The OP has caught 2 bass where he fishes therefore is detecting strikes and catching bass. The questioned was about the nibbles which means he is in contact with his jigs. 

The consenses that nibbles are from bluegill is possible but could be from crawdads, small bass or smallmouth bass.

Regarding hook sets, every angler needs to develop their own hook set style that works for them. I have developed the reel set with rod sweep technique that works for me, others rely on cross their eye rod whip set.

My advice is stay with what you are doing and in time you will develop your own hook set and increase your strike detection skills.

Tom

 

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I ran in to this last night; I was fishing a bulky jig with a big rage craw and swung as soon as I felt the bite, but didn't peg either of the two fish that bit. I switched to a little baby Booyah jig with a bit-off trick worm and was able to land one on that.

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Bass don't nibble?

Y'all ever fish for Kentucky Spotted Bass?

They are notorious for hitting your jig or T-rig like they are nibbling at it. The classic tap-tap you feel from a largemouth is 3 or 4 rapid taps.

There is an under water ridge near Palo Gaucho creek on Toledo Bend has been nick named Machine Gun Ridge by the locals because the largemouth hit with the same rapid series of taps.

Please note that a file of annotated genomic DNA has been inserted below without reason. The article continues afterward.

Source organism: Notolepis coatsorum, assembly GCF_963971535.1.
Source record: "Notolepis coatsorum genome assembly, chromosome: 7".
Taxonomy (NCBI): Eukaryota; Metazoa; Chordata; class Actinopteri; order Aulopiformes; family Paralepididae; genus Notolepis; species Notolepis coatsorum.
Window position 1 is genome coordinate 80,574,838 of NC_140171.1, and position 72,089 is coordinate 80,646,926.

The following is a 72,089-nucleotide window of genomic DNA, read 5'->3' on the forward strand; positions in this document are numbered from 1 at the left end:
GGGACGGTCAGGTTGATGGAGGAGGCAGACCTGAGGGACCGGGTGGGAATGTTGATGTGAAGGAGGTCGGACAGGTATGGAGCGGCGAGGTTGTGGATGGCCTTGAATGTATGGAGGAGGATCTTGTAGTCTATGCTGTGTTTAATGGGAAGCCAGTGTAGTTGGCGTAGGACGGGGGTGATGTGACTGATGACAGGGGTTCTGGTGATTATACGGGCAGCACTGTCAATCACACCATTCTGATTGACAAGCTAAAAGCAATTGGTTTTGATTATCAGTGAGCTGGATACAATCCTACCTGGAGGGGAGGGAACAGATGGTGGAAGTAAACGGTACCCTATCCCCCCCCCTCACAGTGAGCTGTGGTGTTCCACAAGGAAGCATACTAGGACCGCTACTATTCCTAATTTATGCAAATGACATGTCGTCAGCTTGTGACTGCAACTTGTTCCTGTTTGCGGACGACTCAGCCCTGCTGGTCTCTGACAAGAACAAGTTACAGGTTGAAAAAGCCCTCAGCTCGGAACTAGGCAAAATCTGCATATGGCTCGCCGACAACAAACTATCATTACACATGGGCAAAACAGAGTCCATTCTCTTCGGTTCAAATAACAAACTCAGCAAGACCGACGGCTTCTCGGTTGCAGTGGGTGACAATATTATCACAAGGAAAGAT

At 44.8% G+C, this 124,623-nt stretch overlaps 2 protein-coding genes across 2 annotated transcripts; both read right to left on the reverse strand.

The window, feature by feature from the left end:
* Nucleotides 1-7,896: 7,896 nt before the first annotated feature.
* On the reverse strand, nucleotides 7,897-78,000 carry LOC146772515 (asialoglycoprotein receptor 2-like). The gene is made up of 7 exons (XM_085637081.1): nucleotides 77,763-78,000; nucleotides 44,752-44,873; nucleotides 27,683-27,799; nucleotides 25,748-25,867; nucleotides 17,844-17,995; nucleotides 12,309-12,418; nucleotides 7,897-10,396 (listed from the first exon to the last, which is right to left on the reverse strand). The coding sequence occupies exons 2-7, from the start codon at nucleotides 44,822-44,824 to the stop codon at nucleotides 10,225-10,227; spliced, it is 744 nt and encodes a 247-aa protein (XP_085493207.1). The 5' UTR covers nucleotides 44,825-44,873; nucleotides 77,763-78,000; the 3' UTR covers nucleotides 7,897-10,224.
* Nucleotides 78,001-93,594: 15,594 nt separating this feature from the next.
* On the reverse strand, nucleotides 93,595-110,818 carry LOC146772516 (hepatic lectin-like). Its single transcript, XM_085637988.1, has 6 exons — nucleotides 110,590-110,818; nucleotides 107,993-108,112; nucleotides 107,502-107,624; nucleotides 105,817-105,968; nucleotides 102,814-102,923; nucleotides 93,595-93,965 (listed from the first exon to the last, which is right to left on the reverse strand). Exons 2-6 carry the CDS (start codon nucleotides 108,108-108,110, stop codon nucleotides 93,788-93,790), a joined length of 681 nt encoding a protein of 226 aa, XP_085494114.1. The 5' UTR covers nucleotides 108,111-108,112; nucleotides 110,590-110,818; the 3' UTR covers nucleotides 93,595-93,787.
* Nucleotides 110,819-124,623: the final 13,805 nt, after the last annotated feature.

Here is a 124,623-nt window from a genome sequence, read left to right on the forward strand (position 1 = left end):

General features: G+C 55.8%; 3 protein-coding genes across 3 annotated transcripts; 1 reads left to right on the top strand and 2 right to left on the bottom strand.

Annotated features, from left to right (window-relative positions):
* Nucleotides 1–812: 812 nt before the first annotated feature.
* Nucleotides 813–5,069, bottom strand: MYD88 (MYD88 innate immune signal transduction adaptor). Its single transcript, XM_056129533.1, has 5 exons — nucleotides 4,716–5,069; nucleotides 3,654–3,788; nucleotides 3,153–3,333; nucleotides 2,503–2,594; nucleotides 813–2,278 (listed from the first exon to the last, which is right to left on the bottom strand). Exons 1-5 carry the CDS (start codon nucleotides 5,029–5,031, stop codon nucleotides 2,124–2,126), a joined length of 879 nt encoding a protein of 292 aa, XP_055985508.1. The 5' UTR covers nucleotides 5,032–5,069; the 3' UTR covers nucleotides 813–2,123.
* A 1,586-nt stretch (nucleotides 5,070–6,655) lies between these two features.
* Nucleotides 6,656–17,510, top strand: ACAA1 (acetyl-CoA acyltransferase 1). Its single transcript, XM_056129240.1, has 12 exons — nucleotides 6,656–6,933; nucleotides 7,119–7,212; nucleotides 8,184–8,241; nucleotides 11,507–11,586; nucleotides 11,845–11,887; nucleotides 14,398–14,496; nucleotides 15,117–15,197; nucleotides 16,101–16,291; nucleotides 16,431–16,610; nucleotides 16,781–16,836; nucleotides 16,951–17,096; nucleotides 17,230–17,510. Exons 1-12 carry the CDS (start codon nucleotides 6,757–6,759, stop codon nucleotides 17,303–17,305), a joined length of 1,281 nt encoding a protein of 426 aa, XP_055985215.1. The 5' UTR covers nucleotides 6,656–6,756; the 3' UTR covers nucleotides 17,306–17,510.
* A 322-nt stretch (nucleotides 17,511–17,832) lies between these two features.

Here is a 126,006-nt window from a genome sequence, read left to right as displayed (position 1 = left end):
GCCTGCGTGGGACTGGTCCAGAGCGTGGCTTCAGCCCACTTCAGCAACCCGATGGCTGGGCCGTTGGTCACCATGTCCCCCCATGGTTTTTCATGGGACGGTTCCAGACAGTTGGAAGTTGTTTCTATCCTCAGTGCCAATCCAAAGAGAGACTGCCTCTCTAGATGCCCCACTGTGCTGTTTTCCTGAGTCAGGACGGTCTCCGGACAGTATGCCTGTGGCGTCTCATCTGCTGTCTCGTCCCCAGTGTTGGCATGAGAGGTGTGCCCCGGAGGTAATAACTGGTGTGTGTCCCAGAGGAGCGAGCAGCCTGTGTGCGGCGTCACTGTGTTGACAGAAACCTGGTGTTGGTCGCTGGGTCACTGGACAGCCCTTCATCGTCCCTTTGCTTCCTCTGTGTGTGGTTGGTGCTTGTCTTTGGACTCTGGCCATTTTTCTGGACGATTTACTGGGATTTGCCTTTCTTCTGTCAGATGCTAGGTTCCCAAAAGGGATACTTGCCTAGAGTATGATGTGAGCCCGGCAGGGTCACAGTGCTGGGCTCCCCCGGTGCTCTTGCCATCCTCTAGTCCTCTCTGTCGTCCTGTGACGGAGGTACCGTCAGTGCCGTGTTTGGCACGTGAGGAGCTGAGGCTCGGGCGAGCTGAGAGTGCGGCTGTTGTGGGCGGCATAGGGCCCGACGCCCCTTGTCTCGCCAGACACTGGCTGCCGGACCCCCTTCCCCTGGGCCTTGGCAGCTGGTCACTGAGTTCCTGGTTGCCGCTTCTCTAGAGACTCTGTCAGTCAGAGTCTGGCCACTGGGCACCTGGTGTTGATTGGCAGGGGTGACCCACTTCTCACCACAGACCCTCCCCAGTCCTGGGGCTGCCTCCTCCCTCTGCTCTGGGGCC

Do bass nibble?

I don't know what ya call it ;)

Edited by Catt
Operator error
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12 hours ago, WRB said:

I started jig fishing for bass when rods were 5', reels were knuckle busters and line was Dacron braid, about 6 decades ago....and I caught bass. Today the tackle has evolved to 7' rods of various actions and power, reels cost what cars did and there is more line choices than anyone can remember. The 2 constants over 6 decades of jig fishing are; bass haven't changed they don't have hands and anglers need to detect strikes.

The OP has caught 2 bass where he fishes therefore is detecting strikes and catching bass. The questioned was about the nibbles which means he is in contact with his jigs. 

The consenses that nibbles are from bluegill is possible but could be from crawdads, small bass or smallmouth bass.

Regarding hook sets, every angler needs to develop their own hook set style that works for them. I have developed the reel set with rod sweep technique that works for me, others rely on cross their eye rod whip set.

My advice is stay with what you are doing and in time you will develop your own hook set and increase your strike detection skills.

Tom